On “existential” Christianity

One of the chapters of God, Christ and the World is a critical appreciation of the thought of Rudolf Bultmann. (The earlier quote on demythologization was taken from the same chapter.)

Bultmann’s project of demythologization was tied to his desire to unearth the essential message – the kerygma – of Christian faith. He reinterpreted the language of the New Testament so that it could be seen to be about effecting a transformation of human existence. In part, this was because he believed that modern science excluded the possibility of divine action in the field of nature; divine action has to do, at least so far as we can know, exclusively with God’s relation to humanity. Drawing on Heidegger’s existentialism, Bultmann interpreted the symbols of the Bible as making it possible for us to move from inauthentic to authentic existence. It is not Jesus the man who provides a pattern for us to emulate, or the Atonement and Resurrection as cosmic events that make possible forgiveness and new life, but the proclamation of the possibility of authentic existence, realized in Christ.

Here Ramsey questions whether Bultmann’s “existentialist” interpretation of Christianity is adequate:

…while the existential element in the New Testament has, as we saw, an important place, so that an existential theology today is able to recapture it, there is also an ontological element in the New Testament as utterly essential for New Testament Christianity. In the experience of salvation existentialism may seem to suffice, for the Saviour is definable as ‘what he means to me’. But in the experience of worship the Christian was and is concerned with One who is. The worshipper forgets his own being and experiences in the adoration of One who is, and the ‘isness’ of deity is there, behind and before, now and for ever. The ‘isness’ of deity–prominent in the Old Testament–is reaffirmed when it is revealed that Jesus shares in it. St John shows that the glory of Jesus which men encountered in his life and death is the glory of deity in eternity. Is it that an exclusively Protestant view of Christianity as the religion of the Word, which misses the deep emphasis of Catholic Christianity upon adoration, causes Bultmann to suppose that an existentialist concept can convey the whole meaning of Christianity? Ontology, ‘isness’, ‘being’ is ineradicable from the Christianity of the New Testament. (pp. 56-7)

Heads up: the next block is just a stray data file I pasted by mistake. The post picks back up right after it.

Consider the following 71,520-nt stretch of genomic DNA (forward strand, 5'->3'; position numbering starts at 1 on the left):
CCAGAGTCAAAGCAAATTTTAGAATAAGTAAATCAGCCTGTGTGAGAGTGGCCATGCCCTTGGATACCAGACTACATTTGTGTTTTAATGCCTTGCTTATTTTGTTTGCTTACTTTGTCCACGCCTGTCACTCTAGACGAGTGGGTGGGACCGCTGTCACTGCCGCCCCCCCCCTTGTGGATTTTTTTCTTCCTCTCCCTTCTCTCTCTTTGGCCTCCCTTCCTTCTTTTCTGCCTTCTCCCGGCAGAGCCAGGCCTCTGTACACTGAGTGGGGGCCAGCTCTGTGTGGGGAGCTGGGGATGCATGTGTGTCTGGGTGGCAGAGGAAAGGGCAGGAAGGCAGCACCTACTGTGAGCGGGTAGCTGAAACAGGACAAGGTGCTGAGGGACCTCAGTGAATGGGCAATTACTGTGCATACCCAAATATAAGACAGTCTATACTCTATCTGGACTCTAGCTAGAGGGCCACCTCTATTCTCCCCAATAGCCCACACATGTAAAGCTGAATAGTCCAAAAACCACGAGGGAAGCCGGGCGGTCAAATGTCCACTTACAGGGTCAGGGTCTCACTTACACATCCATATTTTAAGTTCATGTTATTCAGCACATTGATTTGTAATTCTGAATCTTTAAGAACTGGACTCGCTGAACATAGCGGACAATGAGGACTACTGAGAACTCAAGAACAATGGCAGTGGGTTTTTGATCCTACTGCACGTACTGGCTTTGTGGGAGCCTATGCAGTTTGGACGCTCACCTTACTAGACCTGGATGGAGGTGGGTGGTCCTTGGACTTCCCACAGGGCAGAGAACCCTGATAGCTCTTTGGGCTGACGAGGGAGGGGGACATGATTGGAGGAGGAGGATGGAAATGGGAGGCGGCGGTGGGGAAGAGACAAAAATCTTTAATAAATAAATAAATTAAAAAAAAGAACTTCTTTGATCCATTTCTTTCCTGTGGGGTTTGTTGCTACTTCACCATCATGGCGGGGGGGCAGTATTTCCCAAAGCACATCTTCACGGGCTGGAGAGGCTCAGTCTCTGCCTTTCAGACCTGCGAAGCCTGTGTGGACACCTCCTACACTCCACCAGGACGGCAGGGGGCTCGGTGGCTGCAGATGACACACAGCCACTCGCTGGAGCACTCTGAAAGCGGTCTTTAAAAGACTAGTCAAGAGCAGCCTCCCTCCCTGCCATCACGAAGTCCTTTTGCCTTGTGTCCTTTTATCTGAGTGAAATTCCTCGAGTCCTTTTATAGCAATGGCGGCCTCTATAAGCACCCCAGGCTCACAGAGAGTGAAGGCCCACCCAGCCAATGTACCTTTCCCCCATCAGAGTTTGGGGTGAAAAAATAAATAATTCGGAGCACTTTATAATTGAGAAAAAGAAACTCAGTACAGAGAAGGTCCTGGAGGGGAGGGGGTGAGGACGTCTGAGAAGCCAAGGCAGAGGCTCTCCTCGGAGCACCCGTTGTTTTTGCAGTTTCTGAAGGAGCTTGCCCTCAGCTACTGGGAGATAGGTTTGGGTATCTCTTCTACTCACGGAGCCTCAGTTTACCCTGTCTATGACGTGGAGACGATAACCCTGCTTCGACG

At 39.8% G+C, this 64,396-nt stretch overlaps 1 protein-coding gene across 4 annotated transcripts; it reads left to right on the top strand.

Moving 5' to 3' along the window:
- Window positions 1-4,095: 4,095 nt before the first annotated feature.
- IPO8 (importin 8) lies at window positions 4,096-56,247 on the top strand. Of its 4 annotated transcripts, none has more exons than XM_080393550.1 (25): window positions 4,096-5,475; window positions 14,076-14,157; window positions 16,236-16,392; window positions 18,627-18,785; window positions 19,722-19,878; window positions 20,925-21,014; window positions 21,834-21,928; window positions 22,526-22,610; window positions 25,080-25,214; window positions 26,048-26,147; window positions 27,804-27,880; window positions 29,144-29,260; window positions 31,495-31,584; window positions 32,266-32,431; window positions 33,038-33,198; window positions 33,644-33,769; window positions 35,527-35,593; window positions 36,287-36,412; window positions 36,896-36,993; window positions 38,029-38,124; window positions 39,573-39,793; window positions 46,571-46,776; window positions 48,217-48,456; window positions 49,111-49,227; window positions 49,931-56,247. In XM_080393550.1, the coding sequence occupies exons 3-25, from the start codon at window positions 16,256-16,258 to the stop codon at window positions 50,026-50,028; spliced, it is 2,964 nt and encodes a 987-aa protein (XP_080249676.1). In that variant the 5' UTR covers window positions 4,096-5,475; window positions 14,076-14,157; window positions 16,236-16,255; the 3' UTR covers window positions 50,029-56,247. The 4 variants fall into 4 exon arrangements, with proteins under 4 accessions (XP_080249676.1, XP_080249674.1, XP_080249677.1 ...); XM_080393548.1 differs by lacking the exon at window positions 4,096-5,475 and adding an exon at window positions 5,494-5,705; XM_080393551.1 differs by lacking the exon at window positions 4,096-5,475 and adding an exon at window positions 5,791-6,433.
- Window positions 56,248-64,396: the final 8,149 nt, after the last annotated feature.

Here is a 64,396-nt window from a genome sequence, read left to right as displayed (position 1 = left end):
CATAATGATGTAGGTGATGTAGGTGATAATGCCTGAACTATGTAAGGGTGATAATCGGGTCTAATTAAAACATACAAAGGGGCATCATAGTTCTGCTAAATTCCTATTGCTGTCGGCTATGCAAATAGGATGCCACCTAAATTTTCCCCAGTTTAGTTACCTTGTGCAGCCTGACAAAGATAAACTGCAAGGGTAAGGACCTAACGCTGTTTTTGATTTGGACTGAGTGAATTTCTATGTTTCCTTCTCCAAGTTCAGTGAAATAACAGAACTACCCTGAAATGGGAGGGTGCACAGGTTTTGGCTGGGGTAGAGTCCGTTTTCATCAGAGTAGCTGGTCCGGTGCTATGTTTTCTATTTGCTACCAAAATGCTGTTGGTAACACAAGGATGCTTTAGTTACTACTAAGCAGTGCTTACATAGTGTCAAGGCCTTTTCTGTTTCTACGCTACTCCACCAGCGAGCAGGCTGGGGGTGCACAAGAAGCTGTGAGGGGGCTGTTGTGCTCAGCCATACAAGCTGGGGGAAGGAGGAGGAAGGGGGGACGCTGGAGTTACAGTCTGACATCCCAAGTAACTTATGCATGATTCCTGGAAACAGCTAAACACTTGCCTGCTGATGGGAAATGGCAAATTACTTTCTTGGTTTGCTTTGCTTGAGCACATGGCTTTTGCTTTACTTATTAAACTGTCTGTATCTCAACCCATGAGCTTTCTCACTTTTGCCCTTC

In retrospect, what seems to me most dated about existentialism–and existentialist interpretations of Christianity–is its excessive anthropocentrism. At the time, existentialism seemed like it offered an end run around the “scientific” worldview that seemed to preclude divine action in the world and to deny the possibility of human freedom. But the price paid was to erect a wall between humanity and nature which later thought has shown to be untenable. The human-divine encounter occurred only in the depths of the self and its transition from “inauthentic” to “authentic” existence. There was no room left for divine revelation through nature, or for the idea that nature might have its own inherent value or meaning. This dovetails to some extent with Ramsey’s concern that “existentialist” Christiantiy talks about God only as the power of salvation for human beings; this risks turning into an instrumentalist view of God and the death of true worship. A better cosmology and theology would allow that 1. human beings are fundamentally part of nature, 2. that God is revealed through all parts of the created order, and 3. that God’s purposes encompass more than human salvation.

See here for a summary of Bultmann’s thought.


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